Of late, in any spare time I have between work, being a father, a lover and a friend, I’ve been trying to hip myself to alternative futures. I began with a study of urbanisation and it’s effects on our daily existence and where we – as a collective mass – might likely head if we’re to get out of this mess. (I didn’t publish these findings, though I am now tempted to). I’ve been researching social and political theory in an attempt to, firstly gain a deeper understanding of how it is we got here, and to hopefully find an answer or at least a direction with which to take our/my contemporary woes with a view of lightening the load.
Within this search spanning about 5-6 months, I have of course stumbled upon numerous approaches, and have had to attempt a broad sweep so as to obtain a historical reference point, and be sure that I was on the right track. Some of my favourite potential futures relating to society and politics in general are, and have been Direct Action, Direct Democracy, Socialism and Anarchism. These are all very appealing to me, as I’m sure they are to many others. I would therefore like to begin a short referential directory for those also seeking similar outcomes and those wishing to ponder potential new/rehashed directions. As a small disclaimer; I see myself as a philosopher, so in light of new findings and sound reasoning against any of the above, below and future methodologies I may present I will gladly hear them out and allocate sufficient time to entertaining said alternatives.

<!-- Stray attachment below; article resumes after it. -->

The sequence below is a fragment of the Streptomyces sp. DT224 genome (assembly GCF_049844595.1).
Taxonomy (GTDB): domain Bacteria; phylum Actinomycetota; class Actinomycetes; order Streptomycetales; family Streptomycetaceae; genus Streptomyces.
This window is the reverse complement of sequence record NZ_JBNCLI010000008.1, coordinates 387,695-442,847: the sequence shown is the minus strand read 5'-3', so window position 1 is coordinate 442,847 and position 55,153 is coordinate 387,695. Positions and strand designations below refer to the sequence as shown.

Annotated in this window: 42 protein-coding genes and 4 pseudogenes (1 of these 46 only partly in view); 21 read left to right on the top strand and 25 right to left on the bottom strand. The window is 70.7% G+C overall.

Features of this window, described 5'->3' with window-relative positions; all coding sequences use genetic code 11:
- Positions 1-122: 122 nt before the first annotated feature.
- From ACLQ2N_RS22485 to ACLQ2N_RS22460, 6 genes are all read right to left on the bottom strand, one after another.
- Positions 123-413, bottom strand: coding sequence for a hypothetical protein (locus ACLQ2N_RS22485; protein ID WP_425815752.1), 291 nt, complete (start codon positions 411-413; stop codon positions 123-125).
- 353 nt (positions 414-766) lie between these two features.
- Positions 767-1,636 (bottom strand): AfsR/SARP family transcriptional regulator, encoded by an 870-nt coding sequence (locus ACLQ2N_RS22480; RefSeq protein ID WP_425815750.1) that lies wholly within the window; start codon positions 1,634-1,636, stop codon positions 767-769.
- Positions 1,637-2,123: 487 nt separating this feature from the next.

So, with that in mind I will note that it’s very rare for me to take a large quote and post it to Paradigm Stretch. I will however as I feel it sheds some light on the direction I wish to take some of these blogs, as well as my own life and it may well help a few others in gaining a deeper understanding of a few of the principles of the systems and/or ideologies acknowledged above. Without further adieu, I’d like to refer you to a quote from Rob Sparrow’s Anarchist Politics and Direct Action, taken from David Graeber’s Direct Action: An Ethnography:
“Direct Action aims to achieve our goals through our own activity rather than through the actions of others. It is about people taking power for them selves. In this, it is distinguished from most other forms of political action such as voting, lobbying, attempting to exert political pressure though industrial action or through the media. All of these activities… concede our power to existing institutions which work to prevent us from acting ourselves to change the status quo. Direct Action repudiates such acceptance of the existing order and suggests that we have both the right and the power to change the world. It demonstrates this by doing it. Examples of Direct Action include blockades, pickets, sabotage, squatting, tree spiking, lockouts, occupations, rolling strikes, slow downs, the revolutionary general strike. In the community it involves, amongst other things, establishing our own organizations such as food co-ops and community access radio and TV… Direct Action is not only a method of protest but also a way of “building the future now.” Any situation where people organize to extend control over their own circumstances without recourse to capital or state constitutes Direct Action … Where it succeeds, Direct Action shows that people can control their own lives-in effect, that an Anarchist society is possible.”